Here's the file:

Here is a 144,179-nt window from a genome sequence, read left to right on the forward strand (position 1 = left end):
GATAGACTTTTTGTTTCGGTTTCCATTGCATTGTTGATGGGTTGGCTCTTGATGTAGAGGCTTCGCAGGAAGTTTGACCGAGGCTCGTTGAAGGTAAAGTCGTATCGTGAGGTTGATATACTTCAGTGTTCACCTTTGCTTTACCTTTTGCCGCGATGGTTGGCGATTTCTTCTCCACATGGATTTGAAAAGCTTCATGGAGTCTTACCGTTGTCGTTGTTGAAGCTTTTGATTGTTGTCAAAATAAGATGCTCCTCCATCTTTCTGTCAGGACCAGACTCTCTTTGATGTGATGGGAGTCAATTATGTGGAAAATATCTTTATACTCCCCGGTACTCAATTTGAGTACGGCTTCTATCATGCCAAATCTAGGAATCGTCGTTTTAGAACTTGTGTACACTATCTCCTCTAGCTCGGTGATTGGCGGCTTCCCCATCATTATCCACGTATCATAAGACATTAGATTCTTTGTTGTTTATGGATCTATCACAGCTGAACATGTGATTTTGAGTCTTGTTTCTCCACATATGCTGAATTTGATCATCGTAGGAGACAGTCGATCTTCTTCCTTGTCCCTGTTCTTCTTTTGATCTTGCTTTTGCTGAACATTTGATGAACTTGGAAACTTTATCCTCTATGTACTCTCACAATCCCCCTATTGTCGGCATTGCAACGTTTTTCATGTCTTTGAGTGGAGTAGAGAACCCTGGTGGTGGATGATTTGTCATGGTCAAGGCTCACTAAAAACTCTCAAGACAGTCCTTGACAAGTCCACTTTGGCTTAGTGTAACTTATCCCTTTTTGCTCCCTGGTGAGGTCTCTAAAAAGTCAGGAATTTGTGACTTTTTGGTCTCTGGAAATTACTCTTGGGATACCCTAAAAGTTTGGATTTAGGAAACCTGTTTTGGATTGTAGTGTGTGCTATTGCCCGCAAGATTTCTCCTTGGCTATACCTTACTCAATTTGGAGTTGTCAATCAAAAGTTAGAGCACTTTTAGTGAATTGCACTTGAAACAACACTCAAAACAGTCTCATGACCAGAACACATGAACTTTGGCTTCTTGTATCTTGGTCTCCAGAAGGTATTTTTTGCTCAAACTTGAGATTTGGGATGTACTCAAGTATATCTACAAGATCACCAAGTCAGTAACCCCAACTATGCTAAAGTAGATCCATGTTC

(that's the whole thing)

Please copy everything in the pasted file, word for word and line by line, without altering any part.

Here is a 144,179-nt window from a genome sequence, read left to right on the forward strand (position 1 = left end):
GATAGACTTTTTGTTTCGGTTTCCATTGCATTGTTGATGGGTTGGCTCTTGATGTAGAGGCTTCGCAGGAAGTTTGACCGAGGCTCGTTGAAGGTAAAGTCGTATCGTGAGGTTGATATACTTCAGTGTTCACCTTTGCTTTACCTTTTGCCGCGATGGTTGGCGATTTCTTCTCCACATGGATTTGAAAAGCTTCATGGAGTCTTACCGTTGTCGTTGTTGAAGCTTTTGATTGTTGTCAAAATAAGATGCTCCTCCATCTTTCTGTCAGGACCAGACTCTCTTTGATGTGATGGGAGTCAATTATGTGGAAAATATCTTTATACTCCCCGGTACTCAATTTGAGTACGGCTTCTATCATGCCAAATCTAGGAATCGTCGTTTTAGAACTTGTGTACACTATCTCCTCTAGCTCGGTGATTGGCGGCTTCCCCATCATTATCCACGTATCATAAGACATTAGATTCTTTGTTGTTTATGGATCTATCACAGCTGAACATGTGATTTTGAGTCTTGTTTCTCCACATATGCTGAATTTGATCATCGTAGGAGACAGTCGATCTTCTTCCTTGTCCCTGTTCTTCTTTTGATCTTGCTTTTGCTGAACATTTGATGAACTTGGAAACTTTATCCTCTATGTACTCTCACAATCCCCCTATTGTCGGCATTGCAACGTTTTTCATGTCTTTGAGTGGAGTAGAGAACCCTGGTGGTGGATGATTTGTCATGGTCAAGGCTCACTAAAAACTCTCAAGACAGTCCTTGACAAGTCCACTTTGGCTTAGTGTAACTTATCCCTTTTTGCTCCCTGGTGAGGTCTCTAAAAAGTCAGGAATTTGTGACTTTTTGGTCTCTGGAAATTACTCTTGGGATACCCTAAAAGTTTGGATTTAGGAAACCTGTTTTGGATTGTAGTGTGTGCTATTGCCCGCAAGATTTCTCCTTGGCTATACCTTACTCAATTTGGAGTTGTCAATCAAAAGTTAGAGCACTTTTAGTGAATTGCACTTGAAACAACACTCAAAACAGTCTCATGACCAGAACACATGAACTTTGGCTTCTTGTATCTTGGTCTCCAGAAGGTATTTTTTGCTCAAACTTGAGATTTGGGATGTACTCAAGTATATCTACAAGATCACCAAGTCAGTAACCCCAACTATGCTAAAGTAGATCCATGTTC